contravention of parenting orders
A Family Law Court can respond in several ways when a parent disobeys an order involving children. This article explains what happens when a parenting order is contravened.
What is a parenting order?
Parents who divorce or separate may need a Family Law Court to enter a parenting order. The order gives one or both parents the authority to make decisions about the child’s life. It also specifies which parent the child will live with and when the other parent will have contact with the child. Parenting orders sometimes include additional terms regarding the interaction of parents with their children.
What is a breach of a parenting order?
- A parenting order is breached if either parent:
- Intentionally fails to obey the order
- Makes no reasonable attempt to comply with the order
- Intentionally prevents the other parent from complying with the order
A reasonable attempt to comply with the order means taking all reasonable steps to follow the order. For instance, if the order provides that a child will spend weekends with his father and the child is reluctant to do so, the mother must encourage the child to go with the father.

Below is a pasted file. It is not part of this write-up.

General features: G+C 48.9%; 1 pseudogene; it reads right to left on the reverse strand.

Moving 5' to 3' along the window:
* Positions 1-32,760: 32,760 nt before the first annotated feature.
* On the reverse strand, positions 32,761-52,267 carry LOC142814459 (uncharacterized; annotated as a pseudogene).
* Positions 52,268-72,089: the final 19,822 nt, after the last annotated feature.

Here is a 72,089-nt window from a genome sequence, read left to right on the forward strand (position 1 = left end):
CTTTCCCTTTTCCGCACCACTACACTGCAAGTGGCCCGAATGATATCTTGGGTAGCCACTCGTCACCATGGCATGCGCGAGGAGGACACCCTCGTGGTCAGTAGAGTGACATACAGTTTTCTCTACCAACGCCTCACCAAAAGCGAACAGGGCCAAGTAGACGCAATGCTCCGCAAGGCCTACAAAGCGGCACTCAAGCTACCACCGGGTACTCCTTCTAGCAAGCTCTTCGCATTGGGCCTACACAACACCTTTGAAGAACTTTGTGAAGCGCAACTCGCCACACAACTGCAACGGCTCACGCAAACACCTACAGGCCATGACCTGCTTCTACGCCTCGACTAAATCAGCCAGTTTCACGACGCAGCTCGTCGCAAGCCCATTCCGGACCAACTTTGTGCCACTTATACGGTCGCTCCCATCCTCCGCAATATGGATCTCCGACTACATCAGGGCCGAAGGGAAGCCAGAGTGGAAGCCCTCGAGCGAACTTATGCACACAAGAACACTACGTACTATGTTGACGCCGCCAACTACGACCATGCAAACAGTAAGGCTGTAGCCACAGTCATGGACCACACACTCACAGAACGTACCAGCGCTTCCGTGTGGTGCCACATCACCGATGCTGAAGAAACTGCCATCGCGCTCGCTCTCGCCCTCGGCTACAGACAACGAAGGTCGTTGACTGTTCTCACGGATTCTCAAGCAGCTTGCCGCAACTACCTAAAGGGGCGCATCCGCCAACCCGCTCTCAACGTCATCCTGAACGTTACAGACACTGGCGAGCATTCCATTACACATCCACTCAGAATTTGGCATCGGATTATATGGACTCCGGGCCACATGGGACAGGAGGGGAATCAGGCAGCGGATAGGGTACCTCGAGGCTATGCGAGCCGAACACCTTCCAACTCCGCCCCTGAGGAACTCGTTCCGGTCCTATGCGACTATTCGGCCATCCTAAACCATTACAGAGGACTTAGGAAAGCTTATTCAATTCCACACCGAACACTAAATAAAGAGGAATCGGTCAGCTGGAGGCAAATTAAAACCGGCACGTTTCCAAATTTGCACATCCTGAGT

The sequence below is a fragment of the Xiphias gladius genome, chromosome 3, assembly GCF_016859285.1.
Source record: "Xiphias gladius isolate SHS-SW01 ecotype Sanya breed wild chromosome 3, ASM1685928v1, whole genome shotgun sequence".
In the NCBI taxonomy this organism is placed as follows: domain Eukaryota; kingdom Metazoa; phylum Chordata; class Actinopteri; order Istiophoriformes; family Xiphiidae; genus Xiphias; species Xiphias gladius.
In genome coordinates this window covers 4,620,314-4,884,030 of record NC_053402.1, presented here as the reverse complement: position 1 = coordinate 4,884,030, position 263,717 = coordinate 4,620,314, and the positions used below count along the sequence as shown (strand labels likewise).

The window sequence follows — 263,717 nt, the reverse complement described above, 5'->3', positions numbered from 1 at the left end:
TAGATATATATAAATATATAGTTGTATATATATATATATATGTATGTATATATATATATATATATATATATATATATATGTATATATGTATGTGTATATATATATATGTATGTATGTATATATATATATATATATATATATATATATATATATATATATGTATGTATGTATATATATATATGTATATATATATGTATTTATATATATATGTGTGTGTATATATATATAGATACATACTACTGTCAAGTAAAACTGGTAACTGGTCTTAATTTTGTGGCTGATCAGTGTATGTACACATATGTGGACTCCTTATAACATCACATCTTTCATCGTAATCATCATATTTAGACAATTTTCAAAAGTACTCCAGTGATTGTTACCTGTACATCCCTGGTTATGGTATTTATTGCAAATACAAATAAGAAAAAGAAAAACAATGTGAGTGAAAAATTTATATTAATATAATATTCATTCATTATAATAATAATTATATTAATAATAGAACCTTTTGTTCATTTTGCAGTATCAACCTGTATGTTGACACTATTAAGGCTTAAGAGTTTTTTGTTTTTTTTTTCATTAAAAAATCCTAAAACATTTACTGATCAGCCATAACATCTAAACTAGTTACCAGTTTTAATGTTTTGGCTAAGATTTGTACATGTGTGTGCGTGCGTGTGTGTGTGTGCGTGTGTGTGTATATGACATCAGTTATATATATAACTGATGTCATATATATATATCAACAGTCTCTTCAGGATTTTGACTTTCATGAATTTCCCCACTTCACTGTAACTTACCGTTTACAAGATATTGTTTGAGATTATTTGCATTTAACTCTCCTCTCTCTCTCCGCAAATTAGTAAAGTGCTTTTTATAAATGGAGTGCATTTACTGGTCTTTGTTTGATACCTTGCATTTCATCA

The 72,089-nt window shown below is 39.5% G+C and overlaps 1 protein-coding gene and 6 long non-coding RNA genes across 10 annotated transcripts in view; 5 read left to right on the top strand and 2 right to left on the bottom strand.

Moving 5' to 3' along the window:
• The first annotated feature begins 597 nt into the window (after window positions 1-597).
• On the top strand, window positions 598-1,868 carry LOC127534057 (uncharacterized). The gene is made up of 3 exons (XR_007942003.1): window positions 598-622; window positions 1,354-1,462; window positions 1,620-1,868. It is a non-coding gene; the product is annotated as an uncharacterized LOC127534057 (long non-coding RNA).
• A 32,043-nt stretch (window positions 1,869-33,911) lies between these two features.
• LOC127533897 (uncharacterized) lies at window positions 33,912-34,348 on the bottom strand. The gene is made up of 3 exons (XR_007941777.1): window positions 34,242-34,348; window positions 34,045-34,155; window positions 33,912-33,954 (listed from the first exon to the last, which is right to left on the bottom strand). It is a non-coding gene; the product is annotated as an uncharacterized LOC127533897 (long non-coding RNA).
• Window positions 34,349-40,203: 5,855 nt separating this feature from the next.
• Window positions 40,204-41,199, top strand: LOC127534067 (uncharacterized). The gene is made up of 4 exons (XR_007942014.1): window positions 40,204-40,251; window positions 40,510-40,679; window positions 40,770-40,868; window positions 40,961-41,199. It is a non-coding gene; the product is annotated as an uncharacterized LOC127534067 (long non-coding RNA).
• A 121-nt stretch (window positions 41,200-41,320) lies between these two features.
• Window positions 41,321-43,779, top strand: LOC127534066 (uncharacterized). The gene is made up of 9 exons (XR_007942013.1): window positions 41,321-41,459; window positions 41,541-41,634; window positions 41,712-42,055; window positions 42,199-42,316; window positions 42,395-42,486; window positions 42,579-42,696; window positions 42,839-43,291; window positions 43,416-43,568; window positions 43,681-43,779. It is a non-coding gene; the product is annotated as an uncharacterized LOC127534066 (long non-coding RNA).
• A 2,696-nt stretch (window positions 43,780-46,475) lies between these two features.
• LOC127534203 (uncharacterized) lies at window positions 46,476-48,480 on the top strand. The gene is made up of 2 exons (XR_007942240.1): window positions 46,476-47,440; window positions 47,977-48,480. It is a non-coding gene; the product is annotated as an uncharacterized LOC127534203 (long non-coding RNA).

What happens if a parenting order is breached?
Parents are required to obey parenting orders. The response to a breach of a parenting order will depend upon the nature of the breach.
If a parent fails to return a child to the other parent as the order requires and there is reason to fear that the child has been abducted, a family law registry can provide information about obtaining emergency assistance from the court.
If there is no need for urgent action, parents are required to use a dispute resolution process to try to resolve their differences. A parent can only apply to the court for assistance if dispute resolution fails.
What happens if a parent has a reasonable excuse for disobeying the order?
The court will not sanction a parent for contravening a parenting order if that parent had a reasonable excuse. Reasonable excuses might include:
- A failure to understand the meaning of an ambiguous order
- A reasonable belief that contravening the order was necessary to protect the child’s health or safety
- Events beyond the parent’s control prevented compliance with the order
What will the court do to enforce the order?
Courts have a range of responses that they can use if a parent contravenes a parenting order. They include ordering a parent to:
- Attend a parenting program
- Compensate the other parent for time lost with a child
- Pay all or some of the legal costs and reasonable expenses of the other parent that were incurred because of the contravention
- Enter into a bond
- Participate in community service
- Pay a fine
- Serve time in custody
A lawyer can help you if you need to file a contravention application with the court.
Disclaimer : This article provides basic information only and is not a substitute for a professional or legal advice. It is prudent to obtain legal advice from a family lawyer.